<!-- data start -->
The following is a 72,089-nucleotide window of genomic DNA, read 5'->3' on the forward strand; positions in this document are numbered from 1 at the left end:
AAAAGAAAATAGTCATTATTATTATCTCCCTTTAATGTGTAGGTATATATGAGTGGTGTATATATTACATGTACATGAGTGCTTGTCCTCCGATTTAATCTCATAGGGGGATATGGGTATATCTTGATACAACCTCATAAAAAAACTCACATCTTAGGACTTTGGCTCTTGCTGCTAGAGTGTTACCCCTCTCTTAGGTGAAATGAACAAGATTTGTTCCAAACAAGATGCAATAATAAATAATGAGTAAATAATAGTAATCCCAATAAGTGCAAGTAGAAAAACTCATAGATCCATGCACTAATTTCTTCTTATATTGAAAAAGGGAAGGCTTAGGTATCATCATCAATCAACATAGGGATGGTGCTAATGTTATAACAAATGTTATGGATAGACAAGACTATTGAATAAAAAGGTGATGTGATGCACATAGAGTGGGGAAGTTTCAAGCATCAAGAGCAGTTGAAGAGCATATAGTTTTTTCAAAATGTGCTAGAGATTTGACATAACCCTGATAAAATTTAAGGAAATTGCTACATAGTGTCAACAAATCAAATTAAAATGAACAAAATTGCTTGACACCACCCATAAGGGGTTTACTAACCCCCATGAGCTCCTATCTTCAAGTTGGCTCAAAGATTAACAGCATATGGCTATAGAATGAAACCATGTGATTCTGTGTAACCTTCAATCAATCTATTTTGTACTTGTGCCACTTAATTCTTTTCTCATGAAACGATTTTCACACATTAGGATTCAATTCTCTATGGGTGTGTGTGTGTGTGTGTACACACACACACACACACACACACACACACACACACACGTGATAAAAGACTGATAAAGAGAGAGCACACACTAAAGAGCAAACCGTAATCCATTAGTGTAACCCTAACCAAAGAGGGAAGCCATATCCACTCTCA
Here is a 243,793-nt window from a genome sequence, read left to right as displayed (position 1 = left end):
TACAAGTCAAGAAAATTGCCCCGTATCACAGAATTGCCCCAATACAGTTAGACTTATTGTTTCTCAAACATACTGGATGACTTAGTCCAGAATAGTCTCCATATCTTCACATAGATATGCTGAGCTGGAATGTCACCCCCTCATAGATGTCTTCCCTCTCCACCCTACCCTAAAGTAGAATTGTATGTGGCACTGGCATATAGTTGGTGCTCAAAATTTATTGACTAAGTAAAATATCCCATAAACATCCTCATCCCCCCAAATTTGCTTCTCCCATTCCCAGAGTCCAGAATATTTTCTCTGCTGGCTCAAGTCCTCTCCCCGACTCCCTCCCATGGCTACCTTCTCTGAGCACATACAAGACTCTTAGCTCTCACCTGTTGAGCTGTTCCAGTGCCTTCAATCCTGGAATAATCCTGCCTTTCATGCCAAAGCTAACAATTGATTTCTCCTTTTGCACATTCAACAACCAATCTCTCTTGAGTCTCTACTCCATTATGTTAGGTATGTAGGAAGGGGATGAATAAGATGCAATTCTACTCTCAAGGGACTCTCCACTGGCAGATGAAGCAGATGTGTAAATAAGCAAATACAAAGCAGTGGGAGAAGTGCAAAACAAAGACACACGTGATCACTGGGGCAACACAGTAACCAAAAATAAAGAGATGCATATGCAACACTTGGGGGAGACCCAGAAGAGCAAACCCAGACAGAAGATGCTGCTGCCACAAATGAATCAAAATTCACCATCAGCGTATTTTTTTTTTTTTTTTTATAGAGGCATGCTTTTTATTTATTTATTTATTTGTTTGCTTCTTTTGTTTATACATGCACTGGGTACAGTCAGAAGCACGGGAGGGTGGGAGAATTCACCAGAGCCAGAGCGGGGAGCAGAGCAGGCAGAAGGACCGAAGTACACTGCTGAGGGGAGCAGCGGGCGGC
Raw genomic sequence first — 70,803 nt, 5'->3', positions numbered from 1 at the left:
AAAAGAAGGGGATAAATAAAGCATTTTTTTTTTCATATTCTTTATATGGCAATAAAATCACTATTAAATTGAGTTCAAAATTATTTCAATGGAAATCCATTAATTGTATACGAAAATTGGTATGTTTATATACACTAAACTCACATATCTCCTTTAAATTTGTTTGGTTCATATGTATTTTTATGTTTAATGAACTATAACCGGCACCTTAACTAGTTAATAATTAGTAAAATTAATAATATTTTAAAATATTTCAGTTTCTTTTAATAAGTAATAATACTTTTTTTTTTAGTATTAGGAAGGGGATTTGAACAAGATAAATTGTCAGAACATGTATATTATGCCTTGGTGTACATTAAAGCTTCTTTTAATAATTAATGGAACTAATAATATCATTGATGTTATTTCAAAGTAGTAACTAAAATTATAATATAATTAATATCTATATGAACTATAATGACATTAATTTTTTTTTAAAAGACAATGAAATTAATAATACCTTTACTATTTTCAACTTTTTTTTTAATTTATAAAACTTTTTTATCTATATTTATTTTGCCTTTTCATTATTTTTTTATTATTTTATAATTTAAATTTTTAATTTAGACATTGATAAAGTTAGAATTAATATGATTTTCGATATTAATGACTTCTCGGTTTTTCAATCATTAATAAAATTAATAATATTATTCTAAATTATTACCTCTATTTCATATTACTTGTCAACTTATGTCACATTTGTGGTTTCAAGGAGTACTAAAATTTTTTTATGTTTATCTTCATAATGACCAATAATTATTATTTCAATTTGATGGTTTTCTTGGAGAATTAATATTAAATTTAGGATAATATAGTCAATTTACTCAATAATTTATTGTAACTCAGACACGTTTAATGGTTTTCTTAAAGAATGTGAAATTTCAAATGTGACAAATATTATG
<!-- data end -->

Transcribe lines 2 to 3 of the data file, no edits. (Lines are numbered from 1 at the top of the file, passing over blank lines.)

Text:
AAAAGAAAATAGTCATTATTATTATCTCCCTTTAATGTGTAGGTATATATGAGTGGTGTATATATTACATGTACATGAGTGCTTGTCCTCCGATTTAATCTCATAGGGGGATATGGGTATATCTTGATACAACCTCATAAAAAAACTCACATCTTAGGACTTTGGCTCTTGCTGCTAGAGTGTTACCCCTCTCTTAGGTGAAATGAACAAGATTTGTTCCAAACAAGATGCAATAATAAATAATGAGTAAATAATAGTAATCCCAATAAGTGCAAGTAGAAAAACTCATAGATCCATGCACTAATTTCTTCTTATATTGAAAAAGGGAAGGCTTAGGTATCATCATCAATCAACATAGGGATGGTGCTAATGTTATAACAAATGTTATGGATAGACAAGACTATTGAATAAAAAGGTGATGTGATGCACATAGAGTGGGGAAGTTTCAAGCATCAAGAGCAGTTGAAGAGCATATAGTTTTTTCAAAATGTGCTAGAGATTTGACATAACCCTGATAAAATTTAAGGAAATTGCTACATAGTGTCAACAAATCAAATTAAAATGAACAAAATTGCTTGACACCACCCATAAGGGGTTTACTAACCCCCATGAGCTCCTATCTTCAAGTTGGCTCAAAGATTAACAGCATATGGCTATAGAATGAAACCATGTGATTCTGTGTAACCTTCAATCAATCTATTTTGTACTTGTGCCACTTAATTCTTTTCTCATGAAACGATTTTCACACATTAGGATTCAATTCTCTATGGGTGTGTGTGTGTGTGTGTACACACACACACACACACACACACACACACACACACACGTGATAAAAGACTGATAAAGAGAGAGCACACACTAAAGAGCAAACCGTAATCCATTAGTGTAACCCTAACCAAAGAGGGAAGCCATATCCACTCTCA
Here is a 243,793-nt window from a genome sequence, read left to right as displayed (position 1 = left end):